An NN is essentially trying to emulate a brain. The NN will have a set of nodes (neurons) connected between each other (these connections are equivalent to synapses). The most basic NNs, called Feed-Forward NNs, have an input layer (of nodes), an output layer, and in the middle a variable number of "hidden layers". Each layer consists of a number of nodes that are fully connected to both the layers before and after them. These NNs have two possible operations: Forward Propagation and Backpropagation.

Neural Network Structure
Neural Network Structure

Forward Propagation is a method used to calculate the value of a node given all the previous nodes connected to it. If we focus on the picture above, The value of the 2a node is dictated by the values of 1a, 1b, 1c. Now notice that each connection will have its own weight (this is equivalent to how close the neurons are in a brain; the closer, the easier it is for a neuron to activate the other. the further, the harder it will be.)

Furthermore within the node 2a there is an activation function which essentially normalizes it's own value to something between 0 and 1 (although different activation functions can be used for different purposes.)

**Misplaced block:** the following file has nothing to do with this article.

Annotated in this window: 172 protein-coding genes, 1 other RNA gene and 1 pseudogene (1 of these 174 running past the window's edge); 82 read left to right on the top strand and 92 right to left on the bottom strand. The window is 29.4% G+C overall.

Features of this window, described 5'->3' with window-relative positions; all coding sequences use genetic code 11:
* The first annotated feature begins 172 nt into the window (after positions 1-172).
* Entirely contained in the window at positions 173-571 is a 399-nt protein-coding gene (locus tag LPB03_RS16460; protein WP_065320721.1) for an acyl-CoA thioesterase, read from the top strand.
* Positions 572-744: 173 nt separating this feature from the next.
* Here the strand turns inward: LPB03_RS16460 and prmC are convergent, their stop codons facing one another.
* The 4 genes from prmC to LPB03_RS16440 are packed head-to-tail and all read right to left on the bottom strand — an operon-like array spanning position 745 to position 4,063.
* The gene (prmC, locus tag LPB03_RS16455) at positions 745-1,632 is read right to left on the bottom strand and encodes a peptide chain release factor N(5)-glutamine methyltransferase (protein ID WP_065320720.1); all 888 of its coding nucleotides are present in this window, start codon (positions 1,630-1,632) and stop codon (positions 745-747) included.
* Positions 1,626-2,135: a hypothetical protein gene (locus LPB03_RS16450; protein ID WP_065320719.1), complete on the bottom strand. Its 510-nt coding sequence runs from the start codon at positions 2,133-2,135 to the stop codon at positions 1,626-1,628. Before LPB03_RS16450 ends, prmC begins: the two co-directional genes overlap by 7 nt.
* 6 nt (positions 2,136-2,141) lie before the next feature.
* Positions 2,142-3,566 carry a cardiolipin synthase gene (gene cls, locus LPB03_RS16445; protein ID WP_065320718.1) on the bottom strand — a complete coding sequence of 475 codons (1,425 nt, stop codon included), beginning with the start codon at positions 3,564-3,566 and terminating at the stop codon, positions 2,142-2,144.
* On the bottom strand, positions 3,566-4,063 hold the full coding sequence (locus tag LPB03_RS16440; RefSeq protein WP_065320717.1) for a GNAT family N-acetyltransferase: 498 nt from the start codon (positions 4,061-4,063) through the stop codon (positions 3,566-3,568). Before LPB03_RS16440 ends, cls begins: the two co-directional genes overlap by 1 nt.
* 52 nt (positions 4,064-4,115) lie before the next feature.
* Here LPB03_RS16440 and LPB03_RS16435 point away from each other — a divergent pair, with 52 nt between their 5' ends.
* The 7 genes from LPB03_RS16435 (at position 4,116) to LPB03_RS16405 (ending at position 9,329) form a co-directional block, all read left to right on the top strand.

So the final result is that value of 2a = activation(w1(value of 1a) + w2(value of 2a) + w3(value of 1c)). 

If one keeps doing this for all nodes, one can calculate the output of any given input. This is needed for both the training and testing phase, except that in the training phase a forward propagation is immediately followed by a backpropagation.

Backpropagation is a method used only during the training phase. After running the forward propagation on an NN, we calculate the error obtained between our output and our expected output and we use backpropagation to fix (or diminish) that error. Backpropagation essentially allows neurons to re-adjust their weights in such a way that given a specific input, the proper output will be returned. the exact mathematics of this are a bit convoluted so I'd rather point you to our paper to further understand the maths.